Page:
After a quick check-in at the lodge, we hit the final O-course at 4:20AM. The sun would be rising soon, helping us to find checkpoints, so we decided to go counter-clockwise and get the easiest but furthest controls first. This section was a real highlight for us. The hiking was amazing with some beautiful features such as an old railway tunnel, the stone arch, and Chained Rock.
There was even a rails to trails bridge crossing where Ana almost plummeted to her death, but I don’t have any pictures of that. Who knew there would be a railroad bridge with trusses missing? And who would walk on the trusses instead of the planks set aside for pedestrians…yep, that would be us.
I was really proud of the way our team was clicking together for the O-Course navigation, especially for CP23 and CP24. Jake was leading the navigation and we took our bearing and distance measurement for CP23 then leapfrogged to it. We had to army-crawl and bushwhack through tons of brush, but we ended up within 5-10 feet of the marker. CP24 was about the same. Another good bearing and distance measurement to the CP, and a long butt-slide down a reentrant until my altimeter hit 1400′ where Jake hopped the small ridge to our left and found the control. Then it was off to our last control, CP25, where things got a little sideways.
We were pretty worn out by this time and wanted to avoid bushwhacking up and over another ridge, so we decided to first attack from the west. All we had to do was find the mapped railroad tracks and follow them in behind the hill. So, we ran across an open field but instead of tracks, we found a raised berm. Not sure if we were on the now-removed tracks, and not knowing if we were on private property, we ran back across the field to the safety of the road. I’m not really into getting shot at or having to defend myself from dogs, so I really don’t like being on someone’s property. We then decided to attack from the east and find the tracks that way, but we came to a dead end at someone’s driveway. Luckily, the owner stepped out at that time and allowed us to cross his property, thus avoiding a major blunder. Once on the tracks, we found the control and made our hasty retreat.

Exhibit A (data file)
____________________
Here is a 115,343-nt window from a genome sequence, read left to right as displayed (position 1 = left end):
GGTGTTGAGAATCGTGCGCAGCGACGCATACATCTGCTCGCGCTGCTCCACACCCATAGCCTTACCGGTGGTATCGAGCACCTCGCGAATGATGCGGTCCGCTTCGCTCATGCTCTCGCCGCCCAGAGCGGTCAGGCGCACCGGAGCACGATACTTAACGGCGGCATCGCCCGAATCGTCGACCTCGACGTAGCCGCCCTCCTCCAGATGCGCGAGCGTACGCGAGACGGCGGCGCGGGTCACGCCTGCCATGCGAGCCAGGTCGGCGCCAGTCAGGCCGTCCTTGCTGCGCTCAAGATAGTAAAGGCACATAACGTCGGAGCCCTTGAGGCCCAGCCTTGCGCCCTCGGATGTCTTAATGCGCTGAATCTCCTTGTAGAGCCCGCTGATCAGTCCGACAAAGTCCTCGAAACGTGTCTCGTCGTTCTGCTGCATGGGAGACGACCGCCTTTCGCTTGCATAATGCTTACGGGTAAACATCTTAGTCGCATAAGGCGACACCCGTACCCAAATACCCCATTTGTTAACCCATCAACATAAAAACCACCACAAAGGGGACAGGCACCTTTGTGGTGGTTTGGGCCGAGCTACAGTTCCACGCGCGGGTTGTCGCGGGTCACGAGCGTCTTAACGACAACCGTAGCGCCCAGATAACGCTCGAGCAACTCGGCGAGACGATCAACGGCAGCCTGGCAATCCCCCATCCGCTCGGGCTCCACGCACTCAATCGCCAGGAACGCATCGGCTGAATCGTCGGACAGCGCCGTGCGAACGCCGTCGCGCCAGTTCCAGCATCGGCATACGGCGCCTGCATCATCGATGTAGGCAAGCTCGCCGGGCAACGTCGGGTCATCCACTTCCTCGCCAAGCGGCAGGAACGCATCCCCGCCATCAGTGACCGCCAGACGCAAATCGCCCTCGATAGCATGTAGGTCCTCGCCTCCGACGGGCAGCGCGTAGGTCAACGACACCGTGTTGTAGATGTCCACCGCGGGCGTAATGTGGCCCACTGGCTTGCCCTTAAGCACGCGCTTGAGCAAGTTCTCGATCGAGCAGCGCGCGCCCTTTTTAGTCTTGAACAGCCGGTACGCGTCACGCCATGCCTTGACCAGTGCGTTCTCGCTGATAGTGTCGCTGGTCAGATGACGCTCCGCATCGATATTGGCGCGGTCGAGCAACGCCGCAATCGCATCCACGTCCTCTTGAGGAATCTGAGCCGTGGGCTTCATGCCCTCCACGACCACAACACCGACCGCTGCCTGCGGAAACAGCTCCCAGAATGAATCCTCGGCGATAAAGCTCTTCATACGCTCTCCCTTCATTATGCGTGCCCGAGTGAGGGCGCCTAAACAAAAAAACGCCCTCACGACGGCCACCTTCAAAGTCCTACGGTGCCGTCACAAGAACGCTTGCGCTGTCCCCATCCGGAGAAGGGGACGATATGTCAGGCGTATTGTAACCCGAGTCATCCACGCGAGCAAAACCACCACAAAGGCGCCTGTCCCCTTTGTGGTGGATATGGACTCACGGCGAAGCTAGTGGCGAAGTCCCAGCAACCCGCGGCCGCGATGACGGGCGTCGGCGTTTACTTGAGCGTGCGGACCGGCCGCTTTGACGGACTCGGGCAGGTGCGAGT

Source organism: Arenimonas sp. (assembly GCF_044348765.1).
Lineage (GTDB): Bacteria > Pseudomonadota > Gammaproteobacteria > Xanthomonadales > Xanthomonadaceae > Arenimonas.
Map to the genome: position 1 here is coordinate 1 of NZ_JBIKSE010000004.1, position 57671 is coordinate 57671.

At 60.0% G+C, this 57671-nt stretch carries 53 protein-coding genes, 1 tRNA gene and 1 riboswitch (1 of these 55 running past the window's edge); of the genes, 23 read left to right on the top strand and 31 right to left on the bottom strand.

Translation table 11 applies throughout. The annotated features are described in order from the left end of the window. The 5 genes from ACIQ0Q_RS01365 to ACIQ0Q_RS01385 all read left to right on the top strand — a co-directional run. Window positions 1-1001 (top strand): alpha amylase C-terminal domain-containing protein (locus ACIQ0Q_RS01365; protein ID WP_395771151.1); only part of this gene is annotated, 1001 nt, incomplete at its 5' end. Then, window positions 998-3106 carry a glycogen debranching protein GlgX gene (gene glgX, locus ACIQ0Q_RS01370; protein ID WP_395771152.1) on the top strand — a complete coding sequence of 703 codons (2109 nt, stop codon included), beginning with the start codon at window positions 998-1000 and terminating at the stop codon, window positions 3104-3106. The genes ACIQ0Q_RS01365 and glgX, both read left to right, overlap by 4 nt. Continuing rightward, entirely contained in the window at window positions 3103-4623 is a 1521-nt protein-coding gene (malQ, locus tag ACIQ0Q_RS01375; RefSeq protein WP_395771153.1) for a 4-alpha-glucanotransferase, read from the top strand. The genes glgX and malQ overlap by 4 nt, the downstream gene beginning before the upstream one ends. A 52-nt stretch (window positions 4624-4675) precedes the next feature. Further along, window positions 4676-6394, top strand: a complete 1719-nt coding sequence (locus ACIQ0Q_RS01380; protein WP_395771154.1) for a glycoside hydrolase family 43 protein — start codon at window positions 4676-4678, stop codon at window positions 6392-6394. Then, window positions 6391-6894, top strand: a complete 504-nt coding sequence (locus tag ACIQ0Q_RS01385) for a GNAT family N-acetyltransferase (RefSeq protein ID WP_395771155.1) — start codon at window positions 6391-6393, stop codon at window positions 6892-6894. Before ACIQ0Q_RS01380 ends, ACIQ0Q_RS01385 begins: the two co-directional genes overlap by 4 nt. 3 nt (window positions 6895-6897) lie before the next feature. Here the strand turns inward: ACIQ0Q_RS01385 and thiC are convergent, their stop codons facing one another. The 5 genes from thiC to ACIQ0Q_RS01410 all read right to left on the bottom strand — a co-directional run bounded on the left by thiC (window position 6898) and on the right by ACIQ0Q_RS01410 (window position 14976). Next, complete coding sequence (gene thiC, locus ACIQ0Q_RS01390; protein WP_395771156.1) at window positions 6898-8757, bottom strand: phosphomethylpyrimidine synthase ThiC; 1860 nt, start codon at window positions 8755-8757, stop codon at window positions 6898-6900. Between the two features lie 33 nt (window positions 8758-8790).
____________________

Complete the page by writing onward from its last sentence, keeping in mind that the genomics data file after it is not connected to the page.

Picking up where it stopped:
A final death march back up to the lodge and across the finish line was all that was left. We did the AR-shuffle as best we could on the downhills and crossed the finish after 28 hours, 11 minutes, 15 seconds putting us in 24th out of 58 teams overall. Although it would have been great to clear the course, I couldn’t be any happier with our performance.
The #1 team, Tecnu, cleared the course in 16:22:37, which is absolutely amazing. Many thanks to my teammates, Ana and Jake, who pushed through the toughest race I’ve done to date. Ana, you constantly amaze me! I couldn’t wish for a better pair of people to spend 30hrs getting lost in the woods with. Stephanie from Flying Squirrel Adventures did an amazing job as race director putting together a challenging, fun, and beautiful course. Thank you especially for scheduling the constant rain and extra mud. The volunteers were absolutely fantastic as always, as were our hosts at the Pine Mountain Resort Lodge (I apologize for the absolute mess we left you in our cabin). We are grateful to Bell County for allowing us to run through their woods and especially USARA for continuing to support and grow the “Best Damn Sport Ever.”